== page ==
On the Nomenclature of Complexity Reductions

### March 27, 2017

I think it’s fair to say that there is a general confusion about reduction in complexity theory, and I think a lot of it comes from the terminology used. To underscore the point, I recently had a discussion about the time complexity of prime factorization with a friend, during which neither of us were able to consistently use the terminology correctly, leading to confusion in a discussion of an already complicated subject.

Our goal in using reductions is as follows: For two given problems, A and B, we want to prove that B ≥ A, that is; problem B is at least as hard as a problem A. To prove B ≥ A, we show that A can be represented as an instance of B. It must be the case that B ≥ A then1, because if A can be represented as B, any easy solution to B could be used as an easy solution to A. We say that we reduce A to B.

Intuitively reducing A to B means we make A as small as B. While It makes sense that if we can show A to be as small as B, B is at least as big as A, the directionality of reduction is inverse to our intuition, in that to prove that B is hard, we show that A is easy. When learning about reductions in complexity theory, many students accidentally reduce in the wrong direction. That is, in an attempt to prove A ≥ B, they reduce A to B, getting them into trouble. My claim is that the unintuitive directionality of the term reduce is a part of the problem. In fact, one of my algorithms teachers, an associate professor of algorithm engineering, told me he specifically remembered the direction to reduce in, by telling himself to reduce in the opposite direction of what he would think made sense. That, to me, seems like a problem.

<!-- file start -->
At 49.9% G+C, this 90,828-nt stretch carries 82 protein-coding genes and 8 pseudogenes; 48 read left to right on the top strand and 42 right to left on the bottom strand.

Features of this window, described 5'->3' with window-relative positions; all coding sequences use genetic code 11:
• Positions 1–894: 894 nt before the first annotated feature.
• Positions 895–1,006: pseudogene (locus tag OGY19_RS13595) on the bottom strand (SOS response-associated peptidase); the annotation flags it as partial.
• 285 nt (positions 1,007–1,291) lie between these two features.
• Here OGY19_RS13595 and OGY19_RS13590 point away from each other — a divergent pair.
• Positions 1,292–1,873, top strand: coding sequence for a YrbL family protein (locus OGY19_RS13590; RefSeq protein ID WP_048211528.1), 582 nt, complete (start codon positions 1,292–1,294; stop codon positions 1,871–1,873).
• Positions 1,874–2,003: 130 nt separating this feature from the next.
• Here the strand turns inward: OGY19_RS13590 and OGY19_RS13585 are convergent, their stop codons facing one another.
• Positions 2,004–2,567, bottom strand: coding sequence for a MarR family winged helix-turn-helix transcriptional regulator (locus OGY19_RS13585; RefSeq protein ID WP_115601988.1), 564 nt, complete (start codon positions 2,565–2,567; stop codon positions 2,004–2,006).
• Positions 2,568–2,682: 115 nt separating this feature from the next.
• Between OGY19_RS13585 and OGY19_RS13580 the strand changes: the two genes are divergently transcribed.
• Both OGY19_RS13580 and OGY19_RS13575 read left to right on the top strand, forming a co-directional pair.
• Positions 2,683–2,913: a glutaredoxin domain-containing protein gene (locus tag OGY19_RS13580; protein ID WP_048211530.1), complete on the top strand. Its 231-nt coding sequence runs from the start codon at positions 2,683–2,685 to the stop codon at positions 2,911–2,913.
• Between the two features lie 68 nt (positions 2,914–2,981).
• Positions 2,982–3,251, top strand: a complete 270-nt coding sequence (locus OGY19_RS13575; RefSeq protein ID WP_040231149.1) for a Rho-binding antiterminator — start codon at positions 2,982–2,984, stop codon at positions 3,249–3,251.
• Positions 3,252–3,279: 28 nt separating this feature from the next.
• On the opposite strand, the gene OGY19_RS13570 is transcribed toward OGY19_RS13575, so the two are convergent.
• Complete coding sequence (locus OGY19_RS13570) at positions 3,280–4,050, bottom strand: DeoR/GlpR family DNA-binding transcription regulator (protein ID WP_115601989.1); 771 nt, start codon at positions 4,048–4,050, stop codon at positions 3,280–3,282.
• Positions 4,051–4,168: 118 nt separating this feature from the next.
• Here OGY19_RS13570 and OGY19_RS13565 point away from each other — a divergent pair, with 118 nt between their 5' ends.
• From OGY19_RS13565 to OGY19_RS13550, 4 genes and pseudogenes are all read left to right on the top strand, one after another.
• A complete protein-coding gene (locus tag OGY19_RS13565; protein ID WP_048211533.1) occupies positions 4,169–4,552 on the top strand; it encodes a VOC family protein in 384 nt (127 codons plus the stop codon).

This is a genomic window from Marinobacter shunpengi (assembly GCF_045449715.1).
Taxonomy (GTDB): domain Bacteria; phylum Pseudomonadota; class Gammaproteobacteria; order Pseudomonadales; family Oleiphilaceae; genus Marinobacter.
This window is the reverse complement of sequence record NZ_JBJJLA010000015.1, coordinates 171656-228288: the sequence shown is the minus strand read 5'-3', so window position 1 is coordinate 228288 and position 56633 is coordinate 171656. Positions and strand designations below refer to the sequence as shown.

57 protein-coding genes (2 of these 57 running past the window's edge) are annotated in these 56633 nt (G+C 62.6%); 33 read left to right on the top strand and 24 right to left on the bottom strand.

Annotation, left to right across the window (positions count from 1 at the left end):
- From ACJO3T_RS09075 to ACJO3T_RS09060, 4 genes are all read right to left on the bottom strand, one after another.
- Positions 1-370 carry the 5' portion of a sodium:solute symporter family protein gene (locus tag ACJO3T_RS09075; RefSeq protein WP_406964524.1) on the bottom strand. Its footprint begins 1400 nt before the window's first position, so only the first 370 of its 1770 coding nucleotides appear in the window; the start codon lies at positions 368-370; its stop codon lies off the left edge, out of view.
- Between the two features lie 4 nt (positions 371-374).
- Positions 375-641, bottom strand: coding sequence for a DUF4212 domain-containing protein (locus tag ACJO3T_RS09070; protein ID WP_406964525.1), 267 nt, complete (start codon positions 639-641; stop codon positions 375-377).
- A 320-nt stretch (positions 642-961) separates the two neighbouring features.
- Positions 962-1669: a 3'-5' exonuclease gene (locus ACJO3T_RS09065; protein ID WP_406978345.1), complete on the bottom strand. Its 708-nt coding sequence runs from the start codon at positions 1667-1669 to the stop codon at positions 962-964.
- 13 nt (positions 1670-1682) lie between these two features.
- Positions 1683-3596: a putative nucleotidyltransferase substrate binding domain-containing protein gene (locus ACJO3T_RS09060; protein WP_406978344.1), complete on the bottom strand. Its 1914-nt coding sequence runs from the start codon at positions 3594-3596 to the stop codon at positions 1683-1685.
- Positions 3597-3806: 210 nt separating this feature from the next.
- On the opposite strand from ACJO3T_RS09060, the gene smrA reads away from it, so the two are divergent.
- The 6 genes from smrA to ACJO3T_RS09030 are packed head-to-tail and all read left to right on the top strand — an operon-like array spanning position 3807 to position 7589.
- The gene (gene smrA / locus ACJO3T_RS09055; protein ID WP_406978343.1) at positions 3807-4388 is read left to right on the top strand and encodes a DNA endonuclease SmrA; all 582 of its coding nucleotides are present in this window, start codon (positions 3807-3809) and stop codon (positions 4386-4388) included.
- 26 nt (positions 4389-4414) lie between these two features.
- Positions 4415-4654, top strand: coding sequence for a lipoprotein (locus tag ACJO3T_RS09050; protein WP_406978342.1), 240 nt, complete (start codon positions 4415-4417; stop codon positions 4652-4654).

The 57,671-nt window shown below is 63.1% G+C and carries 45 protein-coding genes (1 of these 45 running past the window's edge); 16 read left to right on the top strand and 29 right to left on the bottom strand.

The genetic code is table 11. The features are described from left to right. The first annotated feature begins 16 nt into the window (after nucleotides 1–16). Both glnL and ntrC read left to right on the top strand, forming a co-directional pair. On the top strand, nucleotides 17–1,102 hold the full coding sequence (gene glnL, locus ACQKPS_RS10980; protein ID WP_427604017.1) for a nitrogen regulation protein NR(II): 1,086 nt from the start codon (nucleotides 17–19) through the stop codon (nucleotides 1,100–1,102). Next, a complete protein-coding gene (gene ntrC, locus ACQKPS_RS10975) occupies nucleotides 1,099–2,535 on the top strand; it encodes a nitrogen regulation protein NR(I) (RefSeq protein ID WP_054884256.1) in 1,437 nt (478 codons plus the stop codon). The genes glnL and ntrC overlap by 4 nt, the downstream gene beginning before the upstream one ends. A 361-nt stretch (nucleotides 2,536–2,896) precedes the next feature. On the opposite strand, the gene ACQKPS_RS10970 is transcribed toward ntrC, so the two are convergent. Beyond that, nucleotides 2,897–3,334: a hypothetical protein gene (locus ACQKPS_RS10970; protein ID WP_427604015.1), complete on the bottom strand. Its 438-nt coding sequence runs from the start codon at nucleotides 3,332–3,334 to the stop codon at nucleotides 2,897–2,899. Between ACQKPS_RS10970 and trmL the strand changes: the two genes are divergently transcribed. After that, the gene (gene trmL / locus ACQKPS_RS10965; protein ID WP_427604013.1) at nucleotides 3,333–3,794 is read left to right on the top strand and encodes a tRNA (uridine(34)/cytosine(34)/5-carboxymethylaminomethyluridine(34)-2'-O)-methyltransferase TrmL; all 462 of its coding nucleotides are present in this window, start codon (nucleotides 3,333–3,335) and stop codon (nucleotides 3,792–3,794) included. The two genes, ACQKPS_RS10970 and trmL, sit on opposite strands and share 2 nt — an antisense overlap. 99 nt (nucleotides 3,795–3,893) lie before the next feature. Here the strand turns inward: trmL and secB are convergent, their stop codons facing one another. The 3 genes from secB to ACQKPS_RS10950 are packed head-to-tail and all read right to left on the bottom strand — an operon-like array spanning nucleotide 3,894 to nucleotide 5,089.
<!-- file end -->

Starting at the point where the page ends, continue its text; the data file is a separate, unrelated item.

We can help this counter-intuitiveness by always describing the problem as “showing that A is at least as small as B” (simply inverting the left-/right-hand sides of the inequality), in which case the directionality of reduction from A to B might sound right, but perhaps it is better to do away with the term reduction altogether.

Saying that A can be reduced to B is the same as saying that B is sufficient for A, or that B is large enough to cover A. In these formulations, the analogy to a simple less-than relation between scalars is more direct, in that an amount B is sufficient when needing a smaller amount A.

With this formulation, we could say that showing B to be sufficient for A proves that B ≥ A. This might be clearer than the equivalent formulation; showing that A is reducible to B proves that B ≥ A.

### Footnotes

1. For such a proof to hold in general, the cost of transforming problem A into problem B must be taken into account. Normally, we use B ≥p A to denote that the cost of the transformation may be polynomial in the problem size. The transformation is then called a polynomial-time reduction. I omit such terminology and notation, as it is immaterial to the overall nomenclature of reductions, which is what we are concerned with here.